Cuban dissidents meet; demand recognition of independent society

With the call to action “(the) hour for Cubans,” a group of prominent Cuban dissidents and activists gathered in Miami on Wednesday to discuss the beginning of democratization of Cuba and the relationship with the U.S. The activists announced several dissidents from the island joined forces with exiles in Miami to take part in a Convention for Democracy in Cuba. The meeting is being held at the Cuba Ocho center in Little Havana, on the birth date of Cuba’s national hero José Martí. It could serve as a center of dialogue among Cubans of diverse backgrounds. SEE ALSO: Fidel Castro breaks silence on US and Cuba efforts to renew diplomatic ties Topics of discussion will focus on four important points: the release of all political prisoners and an end to political repression; respect by the Cuban government of the United Nations’ human rights covenants and other international agreements; the recognition of Cuba’s independent civil society as a “valid interlocutor”; and the implementation of constitutional and legal reforms. This call to action follows the historic talks in Havana last week between Cuban and U.S. diplomats to restore relations between the two nations after more than 50 years. Manuel Cuesta Morúa, leader of a group called Arco Progresista (Progressive Arc) believes all Cubans, whether on the island or not, must come together and work as a team in order to build democracy. Differences of ideologies do not matter; what is most important now is the nation of Cuba. SEE ALSO: Cuba digs in heels on concessions as part of better US ties  According to the Miami Herald, Morúa was joined at the press conference at the University of Miami’s Institute for Cuban and Cuban-American Studies by other prominent activists, including Dagoberto Valdés, Eliécer Ávila of the group Somos Más (We are More), attorneys Laritza Diversent and Wilfredo Vallín, as well as Fernando Palacio of the opposition group Partido Solidaridad Liberal Cubano (Cuban Solidarity Liberal Party). At the same time that this meeting will be taking place, more than 400 activists across the island will be having similar talks about the future of Cuba.The post Cuban dissidents meet; demand recognition of independent society appeared first on Voxxi.

Miniature flags representing Cuba and the U.S. are displayed on the dash of an American classic car in Havana, Cuba. (AP Photo/Franklin Reyes)

With the call to action “(the) hour for Cubans,” a group of prominent Cuban dissidents and activists gathered in Miami on Wednesday to discuss the beginning of democratization of Cuba and the relationship with the U.S.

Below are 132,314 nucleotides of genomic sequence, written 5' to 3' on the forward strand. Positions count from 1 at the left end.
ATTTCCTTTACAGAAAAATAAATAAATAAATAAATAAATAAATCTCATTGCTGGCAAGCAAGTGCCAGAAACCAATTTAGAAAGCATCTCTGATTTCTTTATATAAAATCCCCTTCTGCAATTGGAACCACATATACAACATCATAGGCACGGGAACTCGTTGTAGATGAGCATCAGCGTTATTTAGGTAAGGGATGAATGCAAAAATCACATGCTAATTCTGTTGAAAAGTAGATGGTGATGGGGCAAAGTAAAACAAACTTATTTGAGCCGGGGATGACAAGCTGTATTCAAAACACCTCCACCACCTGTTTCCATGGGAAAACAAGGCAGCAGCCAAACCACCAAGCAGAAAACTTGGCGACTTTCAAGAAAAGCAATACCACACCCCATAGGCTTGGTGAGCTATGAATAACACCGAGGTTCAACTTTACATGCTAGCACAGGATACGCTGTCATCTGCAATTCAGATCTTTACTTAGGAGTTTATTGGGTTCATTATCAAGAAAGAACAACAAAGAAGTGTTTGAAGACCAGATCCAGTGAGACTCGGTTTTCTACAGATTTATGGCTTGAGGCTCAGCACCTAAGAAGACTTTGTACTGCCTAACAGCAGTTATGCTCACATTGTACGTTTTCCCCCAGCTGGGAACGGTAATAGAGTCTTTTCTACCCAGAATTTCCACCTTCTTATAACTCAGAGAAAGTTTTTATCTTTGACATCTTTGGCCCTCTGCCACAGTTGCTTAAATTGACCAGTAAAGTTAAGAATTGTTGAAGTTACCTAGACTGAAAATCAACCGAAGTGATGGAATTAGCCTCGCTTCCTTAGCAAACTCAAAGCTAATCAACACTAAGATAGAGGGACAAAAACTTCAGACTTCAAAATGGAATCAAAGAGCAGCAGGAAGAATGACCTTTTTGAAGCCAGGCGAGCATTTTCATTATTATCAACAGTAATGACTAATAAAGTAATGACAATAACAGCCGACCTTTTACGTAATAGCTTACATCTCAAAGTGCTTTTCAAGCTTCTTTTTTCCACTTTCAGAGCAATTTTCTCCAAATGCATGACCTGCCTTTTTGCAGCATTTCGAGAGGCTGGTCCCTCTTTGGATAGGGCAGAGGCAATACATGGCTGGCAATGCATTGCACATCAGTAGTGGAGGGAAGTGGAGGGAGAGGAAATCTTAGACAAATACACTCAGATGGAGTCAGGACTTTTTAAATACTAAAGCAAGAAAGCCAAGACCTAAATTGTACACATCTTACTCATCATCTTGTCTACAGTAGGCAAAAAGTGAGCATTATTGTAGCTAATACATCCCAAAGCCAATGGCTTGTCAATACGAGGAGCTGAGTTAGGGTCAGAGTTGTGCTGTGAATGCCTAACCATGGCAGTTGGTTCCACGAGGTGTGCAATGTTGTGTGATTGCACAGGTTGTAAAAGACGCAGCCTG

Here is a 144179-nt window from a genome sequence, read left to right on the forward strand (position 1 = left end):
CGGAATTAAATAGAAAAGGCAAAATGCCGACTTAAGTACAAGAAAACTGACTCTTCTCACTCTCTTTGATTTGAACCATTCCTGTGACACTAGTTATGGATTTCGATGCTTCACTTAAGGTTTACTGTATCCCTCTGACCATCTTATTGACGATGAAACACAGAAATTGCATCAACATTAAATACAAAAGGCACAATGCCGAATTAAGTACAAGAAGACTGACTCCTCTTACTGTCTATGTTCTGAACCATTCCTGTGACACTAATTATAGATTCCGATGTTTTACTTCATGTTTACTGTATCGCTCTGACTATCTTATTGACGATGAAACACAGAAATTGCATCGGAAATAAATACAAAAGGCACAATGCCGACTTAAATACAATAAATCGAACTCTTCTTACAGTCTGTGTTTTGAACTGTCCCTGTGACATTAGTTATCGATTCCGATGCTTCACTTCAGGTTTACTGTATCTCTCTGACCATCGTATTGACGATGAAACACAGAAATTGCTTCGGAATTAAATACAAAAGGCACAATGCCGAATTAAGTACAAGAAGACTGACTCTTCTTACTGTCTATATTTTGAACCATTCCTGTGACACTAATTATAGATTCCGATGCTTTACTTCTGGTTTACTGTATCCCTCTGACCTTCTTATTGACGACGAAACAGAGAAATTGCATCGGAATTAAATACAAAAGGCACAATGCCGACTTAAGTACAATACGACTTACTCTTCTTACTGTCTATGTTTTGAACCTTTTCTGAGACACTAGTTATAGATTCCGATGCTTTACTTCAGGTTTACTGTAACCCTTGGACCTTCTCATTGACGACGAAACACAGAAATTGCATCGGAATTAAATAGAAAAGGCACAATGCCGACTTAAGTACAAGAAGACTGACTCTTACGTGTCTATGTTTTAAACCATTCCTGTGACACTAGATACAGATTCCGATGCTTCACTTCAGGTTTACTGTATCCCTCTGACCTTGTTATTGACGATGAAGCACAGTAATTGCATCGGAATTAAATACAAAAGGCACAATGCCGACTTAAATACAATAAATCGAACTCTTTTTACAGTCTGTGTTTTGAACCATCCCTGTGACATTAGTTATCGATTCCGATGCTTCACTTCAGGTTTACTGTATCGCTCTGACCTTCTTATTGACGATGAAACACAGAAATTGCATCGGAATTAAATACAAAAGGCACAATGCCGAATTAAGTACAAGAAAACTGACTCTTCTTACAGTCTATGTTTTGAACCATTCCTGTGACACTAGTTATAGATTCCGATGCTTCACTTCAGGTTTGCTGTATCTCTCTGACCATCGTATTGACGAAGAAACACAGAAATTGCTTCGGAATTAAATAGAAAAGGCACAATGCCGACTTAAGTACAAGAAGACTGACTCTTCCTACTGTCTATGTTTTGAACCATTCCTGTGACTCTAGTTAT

The activists announced several dissidents from the island joined forces with exiles in Miami to take part in a Convention for Democracy in Cuba. The meeting is being held at the Cuba Ocho center in Little Havana, on the birth date of Cuba’s national hero José Martí. It could serve as a center of dialogue among Cubans of diverse backgrounds.

SEE ALSO: Fidel Castro breaks silence on US and Cuba efforts to renew diplomatic ties

Topics of discussion will focus on four important points: the release of all political prisoners and an end to political repression; respect by the Cuban government of the United Nations’ human rights covenants and other international agreements; the recognition of Cuba’s independent civil society as a “valid interlocutor”; and the implementation of constitutional and legal reforms.

This call to action follows the historic talks in Havana last week between Cuban and U.S. diplomats to restore relations between the two nations after more than 50 years.

Manuel Cuesta Morúa, leader of a group called Arco Progresista (Progressive Arc) believes all Cubans, whether on the island or not, must come together and work as a team in order to build democracy. Differences of ideologies do not matter; what is most important now is the nation of Cuba.

SEE ALSO: Cuba digs in heels on concessions as part of better US ties 

According to the Miami Herald, Morúa was joined at the press conference at the University of Miami’s Institute for Cuban and Cuban-American Studies by other prominent activists, including Dagoberto Valdés, Eliécer Ávila of the group Somos Más (We are More), attorneys Laritza Diversent and Wilfredo Vallín, as well as Fernando Palacio of the opposition group Partido Solidaridad Liberal Cubano (Cuban Solidarity Liberal Party).

At the same time that this meeting will be taking place, more than 400 activists across the island will be having similar talks about the future of Cuba.

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The post Cuban dissidents meet; demand recognition of independent society appeared first on Voxxi.